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Thursday, November 17, 2011
Irish learning to balance offensive pace

By Matt Fortuna

SOUTH BEND, Ind. -- The tempo Notre Dame's offense played at in Saturday's win against Maryland is closer to what Charley Molnar would like to see every week. But it is not something the Irish can rush into.

"Here's the biggest thing, it's the efficiency of it," the offensive coordinator said, "because if you go three-and-out, and you try to play up-tempo for that whole series, you might only have burned a minute off the clock, and now you're punting and the defense has barely gotten on the sideline. The coaches are just starting to drill down their adjustments. And all of a sudden the defense is getting their helmets back on ready to go. So using tempo can be a double-edged sword."

Notre Dame ran 84 plays Saturday, its most in two years under head coach Brian Kelly and nearly 17 more plays than its average of 67.2 in its nine previous games this season.

Molnar said the Irish begin every practice with a tempo period, and they will use different elements of it every game. But they had never kept up the pace for an entire game the way they did against the Terrapins.

Irish players said they could sense Maryland's defensive players not being able to keep up at times, and even Notre Dame running back Jonas Gray admitted to being winded himself at certain points Saturday.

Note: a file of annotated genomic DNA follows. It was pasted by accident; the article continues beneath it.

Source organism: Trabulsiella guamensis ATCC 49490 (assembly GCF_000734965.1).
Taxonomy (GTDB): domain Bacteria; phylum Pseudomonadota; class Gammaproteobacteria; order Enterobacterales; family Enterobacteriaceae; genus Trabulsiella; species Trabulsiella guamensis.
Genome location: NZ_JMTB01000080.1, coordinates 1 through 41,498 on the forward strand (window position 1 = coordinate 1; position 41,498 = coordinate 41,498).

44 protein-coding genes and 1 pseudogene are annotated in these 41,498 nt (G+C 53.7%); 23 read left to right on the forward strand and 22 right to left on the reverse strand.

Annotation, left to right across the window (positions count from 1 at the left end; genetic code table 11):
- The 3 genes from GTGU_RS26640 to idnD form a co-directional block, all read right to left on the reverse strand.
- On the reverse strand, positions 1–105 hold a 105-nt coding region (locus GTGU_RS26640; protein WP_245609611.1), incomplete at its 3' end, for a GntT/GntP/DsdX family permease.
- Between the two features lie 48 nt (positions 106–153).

Sophomore quarterback Tommy Rees said a big part of being able to play at such a fast pace starts with communication from the signal caller, who has to make sure that the offensive line is ready to go and that the wide receivers are set and lined up every play.

Having such a surprising powerful rushing attack 10 games into the season has certainly added another dimension.

"I think it's something that started when I first got here," Rees said. "One of the things Coach Kelly stresses is playing at a tempo where he sees fit, and sometimes it's slowing the game down and making sure we're checking at the line and doing a lot of that, and sometimes we wanna push the tempo and keep defenses off-balance and have a couple reads here and there, depending on the game-plan.

"Obviously it worked out pretty well in the past couple weeks, and it's something that the offense likes doing. It's fun going out there and kind of going and playing, so depending on the situation, what we want to do depends on how we're gonna keep the tempo."